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U.S. mad cow case sparks debate over safety of milk consumption

2012/04/26 22:31:21

Taipei, April 26 (CNA) Department of Health officials and academics were divided Thursday on whether people's health can be affected by drinking milk from animals infected with mad cow disease, or bovine spongiform encephalopathy (BSE), following the discovery of a new case in the U.S. this week.

Citing a report by the World Health Organization that concludes prions, infectious proteins carried by BSE-infected animals, do not exist in milk, Department of Health Deputy Minister Hsiao Mei-ling said at a press conference that the milk from BSE-infected animals is safe for human consumption.

Since 1997, the United States has banned the use of adding recycled meat and bone meal from cows into cattle feed -- a practice thought to be the cause of BSE, she added.

As a result, the number of confirmed cases of BSE in cows in the U.S. has reduced significantly, she said.

Hsiao said that the Taiwan government will step up inspections on beef factories in the U.S. after a new case of mad cow disease was discovered in a dairy cow in California.

Taiwan has the authority to inspect beef factories in the U.S. as part of the agreement which allows the lifting of the ban on imports of U.S. bone-in beef in 2006.

Mad cow disease is fatal to cows and can cause a fatal brain disease, variant Creutzfeldt-Jakob disease (vCJD) -- the human version of mad cow disease in people who eat tainted beef.

Meanwhile, despite officials' reassurance on the safety of dairy products, a number of doctors said a more advanced test developed for mad cow disease has shown results that contradict the department's claim.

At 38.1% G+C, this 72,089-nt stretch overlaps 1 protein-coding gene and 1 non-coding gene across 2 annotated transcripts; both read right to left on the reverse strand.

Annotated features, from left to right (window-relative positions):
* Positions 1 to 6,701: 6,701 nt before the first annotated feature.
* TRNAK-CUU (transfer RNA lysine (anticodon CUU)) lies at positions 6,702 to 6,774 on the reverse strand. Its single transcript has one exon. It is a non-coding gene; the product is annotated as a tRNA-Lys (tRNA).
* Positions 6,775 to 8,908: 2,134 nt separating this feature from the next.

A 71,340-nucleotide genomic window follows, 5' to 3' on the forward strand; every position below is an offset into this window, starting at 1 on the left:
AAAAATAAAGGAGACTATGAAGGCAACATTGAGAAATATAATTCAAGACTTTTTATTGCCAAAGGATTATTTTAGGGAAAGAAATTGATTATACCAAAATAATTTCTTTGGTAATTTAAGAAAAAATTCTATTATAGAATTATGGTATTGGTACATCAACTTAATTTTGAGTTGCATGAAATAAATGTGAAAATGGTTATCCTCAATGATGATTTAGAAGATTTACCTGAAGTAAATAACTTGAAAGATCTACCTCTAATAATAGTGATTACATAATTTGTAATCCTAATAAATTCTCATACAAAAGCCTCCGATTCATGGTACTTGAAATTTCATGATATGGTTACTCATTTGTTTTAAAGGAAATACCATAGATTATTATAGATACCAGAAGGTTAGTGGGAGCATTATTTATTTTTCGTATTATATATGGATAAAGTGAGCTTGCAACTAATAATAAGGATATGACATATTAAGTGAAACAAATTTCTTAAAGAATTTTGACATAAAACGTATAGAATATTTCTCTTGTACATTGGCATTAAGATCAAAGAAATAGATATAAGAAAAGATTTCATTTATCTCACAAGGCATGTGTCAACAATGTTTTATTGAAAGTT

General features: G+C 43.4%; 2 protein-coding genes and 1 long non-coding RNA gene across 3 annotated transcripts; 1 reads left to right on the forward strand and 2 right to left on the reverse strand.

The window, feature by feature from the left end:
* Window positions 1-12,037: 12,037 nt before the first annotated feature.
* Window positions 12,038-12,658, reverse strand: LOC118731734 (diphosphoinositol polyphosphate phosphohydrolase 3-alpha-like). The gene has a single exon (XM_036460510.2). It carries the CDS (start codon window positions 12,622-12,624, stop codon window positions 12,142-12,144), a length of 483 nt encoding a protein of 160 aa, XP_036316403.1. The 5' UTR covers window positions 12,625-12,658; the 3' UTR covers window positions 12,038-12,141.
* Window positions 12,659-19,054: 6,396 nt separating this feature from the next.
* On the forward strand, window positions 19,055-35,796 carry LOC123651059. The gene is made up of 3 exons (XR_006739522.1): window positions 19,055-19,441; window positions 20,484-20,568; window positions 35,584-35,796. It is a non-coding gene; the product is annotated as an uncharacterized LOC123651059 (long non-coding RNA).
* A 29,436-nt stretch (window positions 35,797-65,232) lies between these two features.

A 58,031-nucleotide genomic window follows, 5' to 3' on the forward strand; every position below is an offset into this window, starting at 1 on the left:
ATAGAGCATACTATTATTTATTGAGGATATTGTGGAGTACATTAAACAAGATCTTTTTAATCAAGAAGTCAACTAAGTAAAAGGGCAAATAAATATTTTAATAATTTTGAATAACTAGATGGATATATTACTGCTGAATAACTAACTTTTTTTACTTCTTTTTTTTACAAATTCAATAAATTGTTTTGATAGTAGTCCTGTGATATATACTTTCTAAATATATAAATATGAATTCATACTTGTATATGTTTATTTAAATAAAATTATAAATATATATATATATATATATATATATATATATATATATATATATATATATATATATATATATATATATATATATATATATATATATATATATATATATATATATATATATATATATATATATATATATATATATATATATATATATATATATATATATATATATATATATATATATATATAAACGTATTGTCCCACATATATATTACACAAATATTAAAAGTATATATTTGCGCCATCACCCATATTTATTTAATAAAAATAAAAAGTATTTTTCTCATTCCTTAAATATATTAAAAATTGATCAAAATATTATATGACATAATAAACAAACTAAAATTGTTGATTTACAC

Chen Sheng-shun, honorary vice president of the Chang Gung Memorial Hospital Kaohsiung Branch, said a Swiss scientist developed in 2007 a more accurate test for mad cow disease that found prion related proteins (PrPC), a precursor of the pathological prion proteins, in the milk of BSE-infected animals.

The precursor cannot be completely eliminated even when heated to extreme high temperatures, Chen said.

This evidence suggests that stricter quality standards should be applied to diary products, he said.

Chiang Shou-shan, a nephrologist at Shin-Kong Wu Ho-Su Memorial Hospital, also urged the government to adopt stricter safety standards on beef and dairy products.

He said domestic cases of classic CJD have risen considerably since the government lifted the ban on U.S. in-bone beef imports.

Since classic CJD --unrealted to beef consumption-- shows similar symptoms to vCJD, this rise of classic CJD cases in Taiwan may be due to a mistaken diagnosis of vCJD, he said.

He urged authorities to probe more deeply into this matter.

(By Justin Su, Chen Ching-fang and Ann Chen)